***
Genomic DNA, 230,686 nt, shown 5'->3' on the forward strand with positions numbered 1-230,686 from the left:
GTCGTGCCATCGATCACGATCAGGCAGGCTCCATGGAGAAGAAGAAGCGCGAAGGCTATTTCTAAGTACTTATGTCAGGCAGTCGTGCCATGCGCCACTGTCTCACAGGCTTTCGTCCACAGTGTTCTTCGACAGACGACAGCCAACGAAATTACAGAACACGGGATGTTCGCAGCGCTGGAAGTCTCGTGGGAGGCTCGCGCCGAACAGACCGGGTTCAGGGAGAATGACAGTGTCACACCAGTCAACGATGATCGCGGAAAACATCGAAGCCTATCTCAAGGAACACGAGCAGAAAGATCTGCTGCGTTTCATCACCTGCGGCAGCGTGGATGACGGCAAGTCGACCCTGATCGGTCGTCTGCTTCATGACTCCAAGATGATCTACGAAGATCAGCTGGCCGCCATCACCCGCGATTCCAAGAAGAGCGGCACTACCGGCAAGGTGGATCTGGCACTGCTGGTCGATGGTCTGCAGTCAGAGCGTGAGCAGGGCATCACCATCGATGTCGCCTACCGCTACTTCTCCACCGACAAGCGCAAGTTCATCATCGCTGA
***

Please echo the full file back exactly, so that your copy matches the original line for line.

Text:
Genomic DNA, 230,686 nt, shown 5'->3' on the forward strand with positions numbered 1-230,686 from the left:
GTCGTGCCATCGATCACGATCAGGCAGGCTCCATGGAGAAGAAGAAGCGCGAAGGCTATTTCTAAGTACTTATGTCAGGCAGTCGTGCCATGCGCCACTGTCTCACAGGCTTTCGTCCACAGTGTTCTTCGACAGACGACAGCCAACGAAATTACAGAACACGGGATGTTCGCAGCGCTGGAAGTCTCGTGGGAGGCTCGCGCCGAACAGACCGGGTTCAGGGAGAATGACAGTGTCACACCAGTCAACGATGATCGCGGAAAACATCGAAGCCTATCTCAAGGAACACGAGCAGAAAGATCTGCTGCGTTTCATCACCTGCGGCAGCGTGGATGACGGCAAGTCGACCCTGATCGGTCGTCTGCTTCATGACTCCAAGATGATCTACGAAGATCAGCTGGCCGCCATCACCCGCGATTCCAAGAAGAGCGGCACTACCGGCAAGGTGGATCTGGCACTGCTGGTCGATGGTCTGCAGTCAGAGCGTGAGCAGGGCATCACCATCGATGTCGCCTACCGCTACTTCTCCACCGACAAGCGCAAGTTCATCATCGCTGA